In the game of PR, you either burst the right Dots or face the Fire
I play this game called Dots on my phone. It’s a puzzle game where you clear Dots of a similar color by dragging your finger over them, connecting a chain of Dots that disappear. In more advanced levels on its partner games, which feature minalmist graphics and a soothing custom soundtrack, you battle color-changing beetle dots, burning fire dots, dots trapped in ice blocks and dots that pop and explode as you navigate an artistic map through hundreds of levels.
It’s terribly satisfying to clear those little Dots. Your blood pressure lowers with every pop, calmness washing over you as the dots disappear. Each board has goals — clear 70 dots that are green, sink dot-shaped anchors to the bottom of the board — in a specific number of moves.
Here’s where it gets tricky. Some of the levels will have four colors of dots, but the goal is to clear two specific colors. So, while clearing pink dots is an option, only clearing purple dots counts towards winning.
This is where I go awry. Sometimes I am flying along, clearing dots, having fun and BOOM I lose the level. It’s annoying: I’ve employed my time-tested dot-busting moves, including advanced dot-removal via a nesting dot popping chain reaction and expertly hoarding my clear dots for a satisfying board clearing, but I’ve still lost the level and a life and now I have to start over.
Why? Because I didn’t pay attention to the goals of the board. Maybe I popped 30 blue dots when blue dots weren’t one of the goals. Maybe I focused only on yellow dots, when green dots were also important. And I felt like I was making progress because I saw dots bursting left and right, but I was really just busying myself with dots that were easier to clear, more obvious to see or simply more fun to play with. (I ask you, who among us doesn’t love earning a bonus dot-exploding bomb?)
This is, of course, a lot like public relations and marketing. (I give that transition a dot-bursting thumbs up!)
We can be flying along, putting out newsletters and press releases, booking interviews and speaking engagements, but are we meeting our goals? Is the needle moving in favor of our message? Are we clearing the yellow dots when green dots are how we win?
Truth be told, we can busy ourselves with a lot of tasks that are just filling time, like me mindlessly clearing dots from my board, but aren’t making headway. Yes, you can send out one press release a week, but do you need to? Sure, someone can speak at that event next month, but is the audience the right one for the speaker?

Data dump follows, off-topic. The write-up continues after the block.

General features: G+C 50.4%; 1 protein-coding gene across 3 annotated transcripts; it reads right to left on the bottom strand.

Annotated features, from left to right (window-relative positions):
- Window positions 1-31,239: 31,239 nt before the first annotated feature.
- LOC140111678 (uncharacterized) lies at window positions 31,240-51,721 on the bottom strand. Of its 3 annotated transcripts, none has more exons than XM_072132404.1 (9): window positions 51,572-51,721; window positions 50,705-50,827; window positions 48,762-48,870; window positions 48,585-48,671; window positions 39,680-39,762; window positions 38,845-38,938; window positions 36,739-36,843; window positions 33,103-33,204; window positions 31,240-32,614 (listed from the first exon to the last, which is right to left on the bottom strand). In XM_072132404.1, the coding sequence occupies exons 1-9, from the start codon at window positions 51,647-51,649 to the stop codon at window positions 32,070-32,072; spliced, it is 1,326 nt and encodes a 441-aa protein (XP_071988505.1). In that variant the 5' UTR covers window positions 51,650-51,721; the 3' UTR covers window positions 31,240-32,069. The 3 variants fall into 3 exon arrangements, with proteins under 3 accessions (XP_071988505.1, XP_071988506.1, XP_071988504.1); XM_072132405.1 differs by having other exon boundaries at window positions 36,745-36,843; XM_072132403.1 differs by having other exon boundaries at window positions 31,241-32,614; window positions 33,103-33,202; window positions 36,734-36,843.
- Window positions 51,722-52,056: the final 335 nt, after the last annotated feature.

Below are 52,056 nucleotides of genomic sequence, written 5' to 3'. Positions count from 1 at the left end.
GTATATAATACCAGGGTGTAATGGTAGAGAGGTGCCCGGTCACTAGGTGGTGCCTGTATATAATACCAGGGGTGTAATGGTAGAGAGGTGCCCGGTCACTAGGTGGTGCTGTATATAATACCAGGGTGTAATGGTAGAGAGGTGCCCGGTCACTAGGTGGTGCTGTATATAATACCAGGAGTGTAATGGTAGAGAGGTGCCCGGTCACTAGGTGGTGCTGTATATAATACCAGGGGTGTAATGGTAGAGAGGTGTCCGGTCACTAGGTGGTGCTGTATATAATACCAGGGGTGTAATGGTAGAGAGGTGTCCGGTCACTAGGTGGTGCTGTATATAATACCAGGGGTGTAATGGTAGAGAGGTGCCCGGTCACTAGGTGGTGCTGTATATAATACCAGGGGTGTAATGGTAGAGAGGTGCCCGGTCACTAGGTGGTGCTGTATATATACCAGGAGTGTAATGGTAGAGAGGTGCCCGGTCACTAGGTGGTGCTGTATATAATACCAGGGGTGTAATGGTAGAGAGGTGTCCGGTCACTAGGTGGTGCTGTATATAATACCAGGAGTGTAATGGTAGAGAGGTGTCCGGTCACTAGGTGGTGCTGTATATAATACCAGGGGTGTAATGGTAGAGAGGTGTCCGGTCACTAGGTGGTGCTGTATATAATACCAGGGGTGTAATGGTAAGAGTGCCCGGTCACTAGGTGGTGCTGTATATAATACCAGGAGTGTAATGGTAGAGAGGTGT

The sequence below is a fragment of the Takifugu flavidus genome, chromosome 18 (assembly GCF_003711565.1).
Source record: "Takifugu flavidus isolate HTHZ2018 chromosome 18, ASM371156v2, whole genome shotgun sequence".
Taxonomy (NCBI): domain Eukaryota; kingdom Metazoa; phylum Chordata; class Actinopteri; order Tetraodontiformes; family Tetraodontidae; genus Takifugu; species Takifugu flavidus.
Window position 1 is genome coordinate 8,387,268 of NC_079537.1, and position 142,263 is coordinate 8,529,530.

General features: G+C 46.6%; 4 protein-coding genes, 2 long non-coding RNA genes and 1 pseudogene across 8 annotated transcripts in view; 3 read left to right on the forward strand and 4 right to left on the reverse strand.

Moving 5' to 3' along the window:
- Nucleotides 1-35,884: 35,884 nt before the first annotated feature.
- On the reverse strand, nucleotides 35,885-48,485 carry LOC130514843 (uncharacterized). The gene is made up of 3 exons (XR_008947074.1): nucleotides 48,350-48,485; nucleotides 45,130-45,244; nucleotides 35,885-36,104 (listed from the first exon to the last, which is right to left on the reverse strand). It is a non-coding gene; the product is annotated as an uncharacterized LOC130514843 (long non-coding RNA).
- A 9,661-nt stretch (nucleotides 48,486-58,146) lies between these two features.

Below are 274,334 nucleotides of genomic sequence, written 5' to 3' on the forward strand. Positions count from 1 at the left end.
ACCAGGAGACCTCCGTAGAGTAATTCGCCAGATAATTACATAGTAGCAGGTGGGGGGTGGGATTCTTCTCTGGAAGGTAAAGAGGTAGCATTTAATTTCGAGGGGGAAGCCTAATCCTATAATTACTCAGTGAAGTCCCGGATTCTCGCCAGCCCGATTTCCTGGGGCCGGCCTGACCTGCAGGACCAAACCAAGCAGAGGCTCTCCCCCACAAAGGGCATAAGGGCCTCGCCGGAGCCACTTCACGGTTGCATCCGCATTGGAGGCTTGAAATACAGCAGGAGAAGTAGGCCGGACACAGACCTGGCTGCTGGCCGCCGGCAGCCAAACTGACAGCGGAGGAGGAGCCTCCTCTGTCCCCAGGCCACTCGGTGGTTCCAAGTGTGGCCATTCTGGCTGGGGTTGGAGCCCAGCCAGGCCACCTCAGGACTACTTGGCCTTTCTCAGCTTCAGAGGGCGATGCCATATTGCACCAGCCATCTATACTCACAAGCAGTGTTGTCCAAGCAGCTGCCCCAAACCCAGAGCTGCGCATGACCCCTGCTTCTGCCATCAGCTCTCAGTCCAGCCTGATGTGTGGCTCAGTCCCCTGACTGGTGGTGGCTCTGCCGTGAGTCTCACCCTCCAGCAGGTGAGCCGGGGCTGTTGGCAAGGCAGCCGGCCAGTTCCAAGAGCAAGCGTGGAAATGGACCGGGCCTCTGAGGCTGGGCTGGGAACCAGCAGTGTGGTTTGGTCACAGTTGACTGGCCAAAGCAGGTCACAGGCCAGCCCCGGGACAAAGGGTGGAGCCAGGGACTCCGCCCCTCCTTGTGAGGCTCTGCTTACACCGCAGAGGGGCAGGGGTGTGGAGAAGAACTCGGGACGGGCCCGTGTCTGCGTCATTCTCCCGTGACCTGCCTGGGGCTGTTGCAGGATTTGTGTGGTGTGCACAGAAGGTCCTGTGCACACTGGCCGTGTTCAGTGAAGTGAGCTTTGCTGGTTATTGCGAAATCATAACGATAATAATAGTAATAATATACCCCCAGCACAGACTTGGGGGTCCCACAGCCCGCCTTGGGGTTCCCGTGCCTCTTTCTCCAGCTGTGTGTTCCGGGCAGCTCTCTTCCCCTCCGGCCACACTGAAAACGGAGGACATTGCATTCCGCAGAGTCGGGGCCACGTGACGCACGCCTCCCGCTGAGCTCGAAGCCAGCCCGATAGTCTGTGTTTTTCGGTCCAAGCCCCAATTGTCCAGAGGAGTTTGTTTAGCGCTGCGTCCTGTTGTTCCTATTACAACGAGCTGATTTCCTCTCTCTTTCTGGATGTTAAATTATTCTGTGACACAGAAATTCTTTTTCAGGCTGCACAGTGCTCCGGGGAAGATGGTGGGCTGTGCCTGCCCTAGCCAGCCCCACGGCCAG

If you don’t keep your goals in mind, some or all of your PR effort could be wasted. And while you will feel like you’re working yourself into a frenzy, your misdirected energy could actually burn you out and keep you stagnant on the same level where you’ve always been.
(This, of course, assumes you and your brand have public relations goals. Which, if you don’t, make “set goals” your first goal.)
Before you turn yourself in the PR equivlalent of a dot-clearing zombie drone, ask yourself a few questions whenever you’re considering a specific tactic.
When issuing a press release: Is this newsworthy and interesting? Am I sending it to the right reporters and producers? Can I back up what I’m saying in the release with an informed interview subject?
When launching a new social media channel: Do I have a plan for producing content on a regular schedule? Do I have the capacity on my team to respond to public questions and comments? Is the channel I am using right for my target audience?
When accepting a speaking engagement: Do I have something worth saying to this audience? Is there a direct benefit to my business or brand if this audience engages with me? Am I the right person from the organization to speak to this group?
There should be a clear benefit to each and every PR move we make. Sometimes it will be direct, such as speaking to a group of people who influence your business. Othertimes it will be indirect but still important, like helping a reporter who covers your industry with a story that doesn’t focus on any of your clients.
Either way, you should be able to connect the dots (see what I did there?) from the tactic to the goal. And if you can’t make a connection, you should consider shifting your focus to things that actually help you move in the right direction. Energy spent on focusless work is energy wasted.